Trees, Water & Climate

On the U.K. based website The Independent, their science section published a report on March 19th entitled “Dams: Deep Trouble.” Below this ominous title, the tag line read “Are vast dams around the world masking the full extent of sea level rise?”

The story goes on to state “over the past 50 years, new dams and reservoirs have held back some 10,800 cubic kilometers of water, which would have been enough to raise global sea levels by about 30mm.” We crunched the numbers and came in at 32mm, and while the 10,800 km3 of water in reservoirs seems a bit high, let’s go with it. But the implication – that we’ve stopped building dams and therefore we’ll see a sea level rise of somewhat more than an inch – is underwhelming.

The Independent can be commended for noting other factors that may have been equally significant, such as draining of wetlands and aquifer depletion. But the 800 pound gorilla is deforestation, alluded to in the Independent’s article, but the focus of this post.

Rabbits will find the tall grass.
(Photo: EcoWorld)

We believe if there is climate change – which is manifested regionally and consists of three only indirectly related phenomena; drought, extreme weather, and global warming – it is the result of deforestation far more than the result of human CO2 emissions. And with respect to deforestation and sea level rise, it is clear that deforestation, at least theoretically, has had a far more dramatic impact on sea level rise than construction of large reservoirs.

There is an extremely interesting website called “Ten Billion Acres,” that advocates “reforesting planet earth for the sake of human survival.” They take the position, with detailed arguments that are at the very least thought provoking, that “were there enough Trees in the equation, Climate Change would not be occurring other than that which would be normal for the Earth’s and Oceans’ cycles during this Era.” “Ten Billion Acres” refers to the amount of deforestation experienced on earth in the last 500 years – accelerated in the last 150 years. We’ve verified these numbers – ten billion acres is approximately 15 million square miles or 40 million square kilometers – so how much land-based water was lost when these trees were cut down?

It is shockingly difficult to get online data on the water content of trees, but thanks to Google Books, there is a 1896 study available that documents the water content of a variety of representative species of trees through the cycle of seasons. The study is entitled “On the variation of water content in trees,” by James Barkley Pollock of the University of Wisconson. And it is clear from the data presented that the water content of trees is at least 50%, averaged across all trees and all seasons.

If you assume, for a global average, a forest has one tree for every five square meters, and that each tree has 10 cubic meters of mass (you can roll that around, this average assumes a rather dense forest of rather small trees, but overall these are probably somewhat conservative assumptions), then with a 50% water content, land based water that’s been lost to the oceans through deforestation would total 40,000 cubic kilometers, 4x the water volume sequestered in large reservoirs. And this number is grossly understated, since trees also sequester water underground as well as play a crucial role in replenishing aquifers. So why aren’t sea levels much higher?

At the least, these calculations indicate we still understand very little regarding the global hydrologic cycle. The volume of subsurface water, and the impact of depleting these aquifers still requires significant investigations. Our conclusion is that once again, the emphasis on CO2, or reservoirs for that matter, is misplaced. We should be figuring out how to increase forest canopy, particularly in the tropics where deforestation has the most significant impact on rainfall, aquifer health, climate, and global atmospheric quality. And we should be figuring out how to restore positive inflow to every aquifer on earth, where negative drawdowns have been grossly unsustainable ever since the invention of the mechanized pump.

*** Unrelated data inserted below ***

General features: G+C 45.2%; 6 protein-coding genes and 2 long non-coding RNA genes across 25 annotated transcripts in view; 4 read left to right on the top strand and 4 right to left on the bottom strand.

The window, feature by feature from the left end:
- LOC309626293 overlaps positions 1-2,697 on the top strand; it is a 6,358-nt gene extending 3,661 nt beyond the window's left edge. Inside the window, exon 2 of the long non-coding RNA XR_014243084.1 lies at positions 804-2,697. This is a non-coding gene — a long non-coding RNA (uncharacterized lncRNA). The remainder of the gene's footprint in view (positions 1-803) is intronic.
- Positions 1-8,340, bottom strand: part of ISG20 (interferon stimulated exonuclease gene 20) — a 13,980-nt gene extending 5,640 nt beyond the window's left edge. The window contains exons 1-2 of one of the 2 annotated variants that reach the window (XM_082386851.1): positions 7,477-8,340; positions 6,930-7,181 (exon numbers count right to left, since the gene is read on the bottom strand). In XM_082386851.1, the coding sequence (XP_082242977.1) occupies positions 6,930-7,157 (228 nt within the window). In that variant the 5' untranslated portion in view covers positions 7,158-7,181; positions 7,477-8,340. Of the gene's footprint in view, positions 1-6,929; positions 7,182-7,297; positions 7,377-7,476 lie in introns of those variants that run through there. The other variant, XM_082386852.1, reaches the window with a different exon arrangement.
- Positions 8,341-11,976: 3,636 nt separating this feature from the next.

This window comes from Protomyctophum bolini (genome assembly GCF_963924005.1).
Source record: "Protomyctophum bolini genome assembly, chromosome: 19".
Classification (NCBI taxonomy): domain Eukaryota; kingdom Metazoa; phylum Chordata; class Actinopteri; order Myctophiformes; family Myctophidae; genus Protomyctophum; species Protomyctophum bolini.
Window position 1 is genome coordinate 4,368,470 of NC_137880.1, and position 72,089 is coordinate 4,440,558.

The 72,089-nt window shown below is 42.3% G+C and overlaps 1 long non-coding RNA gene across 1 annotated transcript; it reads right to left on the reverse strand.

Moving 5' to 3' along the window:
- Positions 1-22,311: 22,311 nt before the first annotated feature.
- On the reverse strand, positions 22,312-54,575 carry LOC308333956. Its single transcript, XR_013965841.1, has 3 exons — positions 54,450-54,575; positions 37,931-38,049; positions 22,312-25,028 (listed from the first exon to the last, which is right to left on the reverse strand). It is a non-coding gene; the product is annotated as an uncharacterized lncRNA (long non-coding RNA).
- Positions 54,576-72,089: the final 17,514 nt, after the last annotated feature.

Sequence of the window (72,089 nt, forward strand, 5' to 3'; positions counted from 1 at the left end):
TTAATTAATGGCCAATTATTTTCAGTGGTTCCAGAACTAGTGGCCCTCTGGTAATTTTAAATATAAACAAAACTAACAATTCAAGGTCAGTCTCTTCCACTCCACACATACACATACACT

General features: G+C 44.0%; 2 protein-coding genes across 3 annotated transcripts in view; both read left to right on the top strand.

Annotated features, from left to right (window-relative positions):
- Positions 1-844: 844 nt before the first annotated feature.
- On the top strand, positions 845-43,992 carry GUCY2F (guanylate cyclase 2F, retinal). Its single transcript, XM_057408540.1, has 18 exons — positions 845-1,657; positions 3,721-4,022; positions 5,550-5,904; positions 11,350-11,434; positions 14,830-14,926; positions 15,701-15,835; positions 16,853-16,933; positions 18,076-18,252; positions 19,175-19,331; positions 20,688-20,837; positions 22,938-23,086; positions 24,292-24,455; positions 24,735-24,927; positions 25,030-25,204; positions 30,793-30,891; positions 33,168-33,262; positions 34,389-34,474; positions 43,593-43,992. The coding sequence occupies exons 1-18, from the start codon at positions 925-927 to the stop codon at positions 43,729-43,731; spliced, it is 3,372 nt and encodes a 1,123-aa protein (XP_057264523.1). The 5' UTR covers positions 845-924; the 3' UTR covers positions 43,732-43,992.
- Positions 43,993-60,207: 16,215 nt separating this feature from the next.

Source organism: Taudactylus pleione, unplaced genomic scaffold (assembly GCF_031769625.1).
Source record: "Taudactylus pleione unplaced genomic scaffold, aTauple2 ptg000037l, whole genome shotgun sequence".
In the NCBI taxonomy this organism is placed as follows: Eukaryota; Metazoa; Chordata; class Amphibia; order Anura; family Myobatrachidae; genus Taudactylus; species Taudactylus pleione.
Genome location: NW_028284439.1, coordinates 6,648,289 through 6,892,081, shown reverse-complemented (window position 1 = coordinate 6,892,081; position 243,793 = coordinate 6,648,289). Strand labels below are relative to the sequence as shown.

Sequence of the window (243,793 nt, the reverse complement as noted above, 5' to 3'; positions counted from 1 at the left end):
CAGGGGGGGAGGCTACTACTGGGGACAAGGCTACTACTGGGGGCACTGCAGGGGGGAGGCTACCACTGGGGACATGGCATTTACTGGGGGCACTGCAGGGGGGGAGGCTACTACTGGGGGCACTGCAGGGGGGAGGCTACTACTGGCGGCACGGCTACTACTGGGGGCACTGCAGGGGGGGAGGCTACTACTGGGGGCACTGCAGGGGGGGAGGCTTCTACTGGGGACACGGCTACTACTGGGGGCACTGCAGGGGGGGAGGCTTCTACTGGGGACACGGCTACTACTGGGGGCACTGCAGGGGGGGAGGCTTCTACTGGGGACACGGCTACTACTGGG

Related Links:
Hydraulic Redistribution
Ogalalla Aquifer (Wikipedia)
CO2 & Global Warming
Aquabirds & Aquabuoys

3 Responses to “Trees, Water & Climate”
  1. Chris Greacen says:

    Seems to me that 1 tree per 5 square meters is a bit high. 5 square meters is a square 2.23 meters on a side. I don’t see trees, on average, growing that close together. I’d guess something closer to 5 meters per tree or so, which means 1 tree per 25 square meters.

    I think your estimate of tree volume is also high. 10 cubic meters is awfully big on average… Assuming your average tree is 10 meters high, that would assume a tree with a cross-section area of 1 sq meter from the trunk up to the top. That’s a radius of square root(1 / pi) = 0.564189584, or an araea of about 1.1 meters. While some trees are bigger, most aren’t this big in diameter, especially all the way to the top. I’d say something closer to 1 or 2 cubic meters would be correct.

    If these two corrections are right then you’ve over-estimated by a factor of about 5 in each — or total about 25 times in total. That puts the answer at something closer to 2,000 cubic km. Still a lot of water, but would have little effect on sealevel. Oceans cover around 350 million square km (about 70% of the earth’s surface). Using volume = area x height, it’s easy to calculate that 2,000 cubic km spread over the earth’s oceans is about 0.05 meters, or about 5 cm.

  2. Chris Greacen says:

    oops… instead of “araea of 1.1 meters” I meant “diameter 1.1 meters”.

  1. [...] which is mostly water, even trees, averaged over variety, climate, and season, still consist of roughly 50% water. Why waste all the space underground (presumably in old mines, empty oil and natural gas [...]

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